The global capitalist economy seems in disarray. From increasing inflation to vulnerable supply chains, from endangered food production to energy transition and crisis – complaints and warning calls rise at nearly every chapter and branch of the world economy.
United World International thus has started a new series of articles and interviews that will shed light on the situation of the global economy from the perspective of different national economies.
Above all stands the question, whether the world is heading towards a new global great depression, as witnessed in 1929.
Today, we have interviewed Jacques Cheminade, President the French political party Solidarité et Progrès. He also candidated in the past for his country’s presidency.
How do you evaluate your country’s economy currently?
To evaluate the French economy, one needs to put it in the context of its integration to the European and world economy. Since the “Acte unique” of 1986, the principle of the free circulation of physical goods, services, human beings and capital flows has been accepted under the rule of the European Union (EU). Progressively, the French protective tariffs have been reduced and then practically dismantled, resulting in a shift from a protected, planned economy to a neo-liberal model foreign to the French tradition.
“France cannot recover within the given neo-liberal financial order”
France kept part of its “administered economy” within this system thanks to a permanent debt increase, from about 25 % of the GNP forty years ago to 113 % now, an increase which locates its economy closer to the Mediterranean model than to the German. In this framework, a process of de-industrialization took place, an industrial cutting sale reducing the proportion of industrial labor and income from about 20 % of the gross national product forty years ago to about only 10 % now. The industrial producers left the French territory to find cheap labor in Eastern Asia.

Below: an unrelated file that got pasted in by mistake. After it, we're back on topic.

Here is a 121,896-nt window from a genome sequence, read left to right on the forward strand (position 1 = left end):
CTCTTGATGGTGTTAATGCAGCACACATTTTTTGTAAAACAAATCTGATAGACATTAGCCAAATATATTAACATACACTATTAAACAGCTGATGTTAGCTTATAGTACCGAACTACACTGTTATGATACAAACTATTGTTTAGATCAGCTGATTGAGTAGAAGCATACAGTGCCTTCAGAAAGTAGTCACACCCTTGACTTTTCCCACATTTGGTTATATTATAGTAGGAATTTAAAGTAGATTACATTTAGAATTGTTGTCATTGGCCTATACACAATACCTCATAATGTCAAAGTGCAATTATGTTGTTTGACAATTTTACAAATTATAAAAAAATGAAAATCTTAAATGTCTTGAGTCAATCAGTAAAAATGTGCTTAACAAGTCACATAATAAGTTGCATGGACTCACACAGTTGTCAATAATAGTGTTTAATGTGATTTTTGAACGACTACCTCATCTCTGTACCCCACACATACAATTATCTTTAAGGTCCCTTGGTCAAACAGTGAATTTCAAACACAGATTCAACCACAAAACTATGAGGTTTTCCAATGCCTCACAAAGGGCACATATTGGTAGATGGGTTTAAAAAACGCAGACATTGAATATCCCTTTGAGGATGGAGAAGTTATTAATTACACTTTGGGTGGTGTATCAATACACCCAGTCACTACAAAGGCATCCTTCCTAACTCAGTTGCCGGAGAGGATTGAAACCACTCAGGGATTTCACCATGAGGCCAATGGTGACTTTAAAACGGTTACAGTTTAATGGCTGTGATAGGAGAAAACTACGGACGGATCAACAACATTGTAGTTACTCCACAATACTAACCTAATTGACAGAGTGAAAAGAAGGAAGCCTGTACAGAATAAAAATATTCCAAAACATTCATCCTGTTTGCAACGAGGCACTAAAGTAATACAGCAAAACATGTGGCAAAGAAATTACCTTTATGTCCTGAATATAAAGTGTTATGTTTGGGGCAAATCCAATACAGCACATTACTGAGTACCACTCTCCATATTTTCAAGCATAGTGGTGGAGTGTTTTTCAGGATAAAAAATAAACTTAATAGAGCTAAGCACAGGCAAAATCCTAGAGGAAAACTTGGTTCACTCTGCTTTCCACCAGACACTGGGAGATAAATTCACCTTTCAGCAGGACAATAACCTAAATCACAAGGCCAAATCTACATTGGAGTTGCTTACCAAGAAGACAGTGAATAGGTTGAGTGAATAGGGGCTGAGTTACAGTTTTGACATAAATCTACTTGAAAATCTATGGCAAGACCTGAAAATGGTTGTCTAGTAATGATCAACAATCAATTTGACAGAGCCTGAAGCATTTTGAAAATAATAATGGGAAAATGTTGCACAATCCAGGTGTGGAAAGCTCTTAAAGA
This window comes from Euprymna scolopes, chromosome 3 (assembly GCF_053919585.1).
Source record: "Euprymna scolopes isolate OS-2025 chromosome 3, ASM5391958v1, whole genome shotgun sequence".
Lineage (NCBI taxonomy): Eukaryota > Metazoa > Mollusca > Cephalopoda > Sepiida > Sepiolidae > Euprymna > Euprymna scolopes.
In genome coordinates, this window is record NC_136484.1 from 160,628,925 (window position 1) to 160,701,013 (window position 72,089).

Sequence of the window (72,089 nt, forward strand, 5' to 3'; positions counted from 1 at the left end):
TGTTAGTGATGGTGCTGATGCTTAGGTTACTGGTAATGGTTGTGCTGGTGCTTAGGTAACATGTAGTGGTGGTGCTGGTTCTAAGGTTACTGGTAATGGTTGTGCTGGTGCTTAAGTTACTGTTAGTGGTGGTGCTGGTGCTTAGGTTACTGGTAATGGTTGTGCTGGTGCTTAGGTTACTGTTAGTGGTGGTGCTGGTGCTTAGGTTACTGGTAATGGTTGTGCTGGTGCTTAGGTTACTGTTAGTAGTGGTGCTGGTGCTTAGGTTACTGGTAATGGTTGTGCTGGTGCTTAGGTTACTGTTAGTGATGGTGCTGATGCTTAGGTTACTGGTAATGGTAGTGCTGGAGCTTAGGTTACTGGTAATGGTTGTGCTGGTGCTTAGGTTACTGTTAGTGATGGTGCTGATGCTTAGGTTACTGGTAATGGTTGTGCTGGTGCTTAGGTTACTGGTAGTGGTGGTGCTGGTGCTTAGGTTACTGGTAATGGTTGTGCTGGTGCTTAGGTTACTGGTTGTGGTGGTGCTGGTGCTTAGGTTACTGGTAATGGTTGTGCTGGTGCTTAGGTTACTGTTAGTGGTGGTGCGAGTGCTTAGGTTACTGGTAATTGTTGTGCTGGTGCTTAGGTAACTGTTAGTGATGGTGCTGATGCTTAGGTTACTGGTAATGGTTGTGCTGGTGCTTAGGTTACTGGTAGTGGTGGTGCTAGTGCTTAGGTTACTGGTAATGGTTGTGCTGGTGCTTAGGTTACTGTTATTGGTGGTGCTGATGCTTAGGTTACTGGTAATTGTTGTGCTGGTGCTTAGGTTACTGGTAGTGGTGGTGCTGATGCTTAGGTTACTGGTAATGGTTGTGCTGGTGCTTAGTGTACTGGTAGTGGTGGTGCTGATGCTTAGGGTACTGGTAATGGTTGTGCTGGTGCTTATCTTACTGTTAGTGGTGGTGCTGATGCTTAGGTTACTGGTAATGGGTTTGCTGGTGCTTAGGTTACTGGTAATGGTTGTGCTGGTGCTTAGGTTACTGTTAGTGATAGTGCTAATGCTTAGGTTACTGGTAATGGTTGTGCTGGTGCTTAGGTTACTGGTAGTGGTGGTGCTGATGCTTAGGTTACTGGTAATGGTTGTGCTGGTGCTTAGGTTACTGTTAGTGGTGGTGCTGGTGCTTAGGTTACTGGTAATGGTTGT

One of them, Serge Tchuruk, from Alcatel, promoted twenty years ago the dogma of “a fabless firm”, without the embarrassment of factories! Since 2008, 936 plants of more then 50 workers shut down in France, according to the Trendeo experts. The French workforce decreased to 2.7 million workers, compared to 7.5 millions in Germany. More generally, the French firms kept their centers of conception (brain value) in France or Europe, while “externalizing” their production sites.
This dream of a “qualified services economy” collapsed during the Covid period, when France not only lacked all from masks to paracetamol, but also witnessed shortages in piles and semi-conductors. Now the challenge is not only to repatriate the means of production, at least in part, but also to produce highly qualified, value added goods beyond the middle-sided sectors of present French productions.
The common agricultural policy within the EU, originally very favorable to the French producers, turned into an ecological and non-productive orientation, while on one side Germany was able to recruit at low costs workers for its slaughterhouses and Spain dump fruits and vegetables onto the French market. The European “Field to fork” program calls for a less productive approach while at the same time, given the conditions now prevailing in the international markets in the context of the Ukraine war, farmers are called to produced more! Their disorientation is worsening because the price of fertilizers and material needed for production has widely increased, while the crisis in the milk, beef and poultry production is squeezed in a costs/prices scissors crisis. So the agricultural sector is divided into a minority, producing top of the line products (wine, cheeses) and a majority, working 14 hours a day and earning barely to live. Each day there is now at least one suicide of a desperate farmer!